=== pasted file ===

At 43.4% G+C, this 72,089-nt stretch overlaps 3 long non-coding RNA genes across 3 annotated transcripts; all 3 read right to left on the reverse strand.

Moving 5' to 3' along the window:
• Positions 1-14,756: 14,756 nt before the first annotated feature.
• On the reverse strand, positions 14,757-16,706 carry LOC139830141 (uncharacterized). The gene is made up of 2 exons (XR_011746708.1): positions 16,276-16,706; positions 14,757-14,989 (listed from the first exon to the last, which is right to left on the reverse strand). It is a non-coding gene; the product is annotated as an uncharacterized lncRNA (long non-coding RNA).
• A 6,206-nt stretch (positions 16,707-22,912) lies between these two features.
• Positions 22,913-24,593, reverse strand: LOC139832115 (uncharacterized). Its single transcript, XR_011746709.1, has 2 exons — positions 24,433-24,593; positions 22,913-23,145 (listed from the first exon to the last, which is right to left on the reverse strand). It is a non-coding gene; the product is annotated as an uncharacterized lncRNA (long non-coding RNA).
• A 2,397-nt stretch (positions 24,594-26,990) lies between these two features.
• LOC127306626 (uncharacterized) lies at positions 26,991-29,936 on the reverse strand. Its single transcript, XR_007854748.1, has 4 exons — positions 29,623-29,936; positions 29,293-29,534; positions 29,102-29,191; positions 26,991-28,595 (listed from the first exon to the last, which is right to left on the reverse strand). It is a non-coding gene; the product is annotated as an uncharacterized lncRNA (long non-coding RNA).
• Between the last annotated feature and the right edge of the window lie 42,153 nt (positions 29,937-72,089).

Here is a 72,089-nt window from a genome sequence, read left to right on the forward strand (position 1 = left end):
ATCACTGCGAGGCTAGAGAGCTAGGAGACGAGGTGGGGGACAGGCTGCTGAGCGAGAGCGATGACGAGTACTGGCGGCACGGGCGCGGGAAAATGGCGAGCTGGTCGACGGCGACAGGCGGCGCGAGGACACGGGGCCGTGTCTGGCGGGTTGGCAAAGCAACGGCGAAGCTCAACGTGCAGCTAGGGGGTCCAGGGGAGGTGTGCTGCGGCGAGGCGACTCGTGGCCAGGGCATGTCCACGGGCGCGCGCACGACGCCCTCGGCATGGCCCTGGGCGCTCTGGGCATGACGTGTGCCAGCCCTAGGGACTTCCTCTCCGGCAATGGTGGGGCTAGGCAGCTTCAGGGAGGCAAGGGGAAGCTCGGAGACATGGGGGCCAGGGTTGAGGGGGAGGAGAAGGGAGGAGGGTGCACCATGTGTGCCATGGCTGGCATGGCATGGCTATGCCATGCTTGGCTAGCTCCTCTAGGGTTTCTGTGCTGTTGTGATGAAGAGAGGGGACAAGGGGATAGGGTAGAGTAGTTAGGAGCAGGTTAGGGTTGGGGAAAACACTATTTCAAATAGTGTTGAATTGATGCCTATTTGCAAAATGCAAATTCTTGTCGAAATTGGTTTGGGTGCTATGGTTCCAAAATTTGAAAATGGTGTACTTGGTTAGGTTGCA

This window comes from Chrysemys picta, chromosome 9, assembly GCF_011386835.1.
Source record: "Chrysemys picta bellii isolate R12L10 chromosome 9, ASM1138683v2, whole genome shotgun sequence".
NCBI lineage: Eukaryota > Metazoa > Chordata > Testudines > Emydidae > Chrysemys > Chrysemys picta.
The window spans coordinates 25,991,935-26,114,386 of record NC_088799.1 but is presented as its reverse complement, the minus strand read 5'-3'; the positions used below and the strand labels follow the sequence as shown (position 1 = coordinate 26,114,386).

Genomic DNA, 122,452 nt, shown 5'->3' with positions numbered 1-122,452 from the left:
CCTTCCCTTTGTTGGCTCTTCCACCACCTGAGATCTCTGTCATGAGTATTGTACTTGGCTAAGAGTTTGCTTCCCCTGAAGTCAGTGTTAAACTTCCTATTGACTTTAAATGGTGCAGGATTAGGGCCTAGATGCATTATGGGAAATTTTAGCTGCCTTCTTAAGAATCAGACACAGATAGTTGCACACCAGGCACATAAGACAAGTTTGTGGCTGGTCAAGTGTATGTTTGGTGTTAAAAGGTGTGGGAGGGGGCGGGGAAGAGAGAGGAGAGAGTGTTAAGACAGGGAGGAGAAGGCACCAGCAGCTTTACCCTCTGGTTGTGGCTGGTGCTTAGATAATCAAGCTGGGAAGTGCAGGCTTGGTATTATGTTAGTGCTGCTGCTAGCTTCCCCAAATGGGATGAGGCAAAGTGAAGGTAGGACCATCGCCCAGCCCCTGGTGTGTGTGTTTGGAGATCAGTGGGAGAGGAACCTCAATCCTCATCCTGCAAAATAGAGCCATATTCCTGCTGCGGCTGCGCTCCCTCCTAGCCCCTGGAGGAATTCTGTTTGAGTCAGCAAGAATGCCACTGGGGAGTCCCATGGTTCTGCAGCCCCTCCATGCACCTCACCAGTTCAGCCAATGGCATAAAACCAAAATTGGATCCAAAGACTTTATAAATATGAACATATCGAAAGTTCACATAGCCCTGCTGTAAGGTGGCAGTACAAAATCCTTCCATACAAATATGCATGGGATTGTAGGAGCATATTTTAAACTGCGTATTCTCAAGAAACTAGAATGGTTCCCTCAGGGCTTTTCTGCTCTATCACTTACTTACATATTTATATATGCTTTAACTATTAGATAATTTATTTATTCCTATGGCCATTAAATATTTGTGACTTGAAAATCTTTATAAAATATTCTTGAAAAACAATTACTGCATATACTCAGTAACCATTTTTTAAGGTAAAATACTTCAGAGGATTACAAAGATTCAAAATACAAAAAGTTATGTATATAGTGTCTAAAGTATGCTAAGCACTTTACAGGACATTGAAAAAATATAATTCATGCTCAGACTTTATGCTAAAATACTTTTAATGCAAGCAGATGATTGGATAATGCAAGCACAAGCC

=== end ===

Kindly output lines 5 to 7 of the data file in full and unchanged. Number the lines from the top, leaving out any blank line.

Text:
• A 6,206-nt stretch (positions 16,707-22,912) lies between these two features.
• Positions 22,913-24,593, reverse strand: LOC139832115 (uncharacterized). Its single transcript, XR_011746709.1, has 2 exons — positions 24,433-24,593; positions 22,913-23,145 (listed from the first exon to the last, which is right to left on the reverse strand). It is a non-coding gene; the product is annotated as an uncharacterized lncRNA (long non-coding RNA).
• A 2,397-nt stretch (positions 24,594-26,990) lies between these two features.